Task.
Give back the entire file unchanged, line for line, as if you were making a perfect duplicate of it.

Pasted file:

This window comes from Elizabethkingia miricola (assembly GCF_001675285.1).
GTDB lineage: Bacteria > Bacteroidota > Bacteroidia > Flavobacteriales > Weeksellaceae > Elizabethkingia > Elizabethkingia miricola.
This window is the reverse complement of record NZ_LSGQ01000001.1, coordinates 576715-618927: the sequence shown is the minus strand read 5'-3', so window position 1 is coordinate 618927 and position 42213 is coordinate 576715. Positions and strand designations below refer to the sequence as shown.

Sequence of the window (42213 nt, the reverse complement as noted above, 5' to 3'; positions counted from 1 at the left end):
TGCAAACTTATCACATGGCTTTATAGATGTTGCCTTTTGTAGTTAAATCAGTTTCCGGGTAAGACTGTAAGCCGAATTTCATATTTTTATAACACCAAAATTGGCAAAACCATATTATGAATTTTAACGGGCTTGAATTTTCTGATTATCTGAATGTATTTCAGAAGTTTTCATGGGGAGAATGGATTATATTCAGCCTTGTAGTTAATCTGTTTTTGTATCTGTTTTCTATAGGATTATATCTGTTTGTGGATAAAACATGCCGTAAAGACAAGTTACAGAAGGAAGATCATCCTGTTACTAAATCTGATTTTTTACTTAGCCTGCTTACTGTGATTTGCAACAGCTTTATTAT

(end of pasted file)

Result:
This window comes from Elizabethkingia miricola (assembly GCF_001675285.1).
GTDB lineage: Bacteria > Bacteroidota > Bacteroidia > Flavobacteriales > Weeksellaceae > Elizabethkingia > Elizabethkingia miricola.
This window is the reverse complement of record NZ_LSGQ01000001.1, coordinates 576715-618927: the sequence shown is the minus strand read 5'-3', so window position 1 is coordinate 618927 and position 42213 is coordinate 576715. Positions and strand designations below refer to the sequence as shown.

Sequence of the window (42213 nt, the reverse complement as noted above, 5' to 3'; positions counted from 1 at the left end):
TGCAAACTTATCACATGGCTTTATAGATGTTGCCTTTTGTAGTTAAATCAGTTTCCGGGTAAGACTGTAAGCCGAATTTCATATTTTTATAACACCAAAATTGGCAAAACCATATTATGAATTTTAACGGGCTTGAATTTTCTGATTATCTGAATGTATTTCAGAAGTTTTCATGGGGAGAATGGATTATATTCAGCCTTGTAGTTAATCTGTTTTTGTATCTGTTTTCTATAGGATTATATCTGTTTGTGGATAAAACATGCCGTAAAGACAAGTTACAGAAGGAAGATCATCCTGTTACTAAATCTGATTTTTTACTTAGCCTGCTTACTGTGATTTGCAACAGCTTTATTAT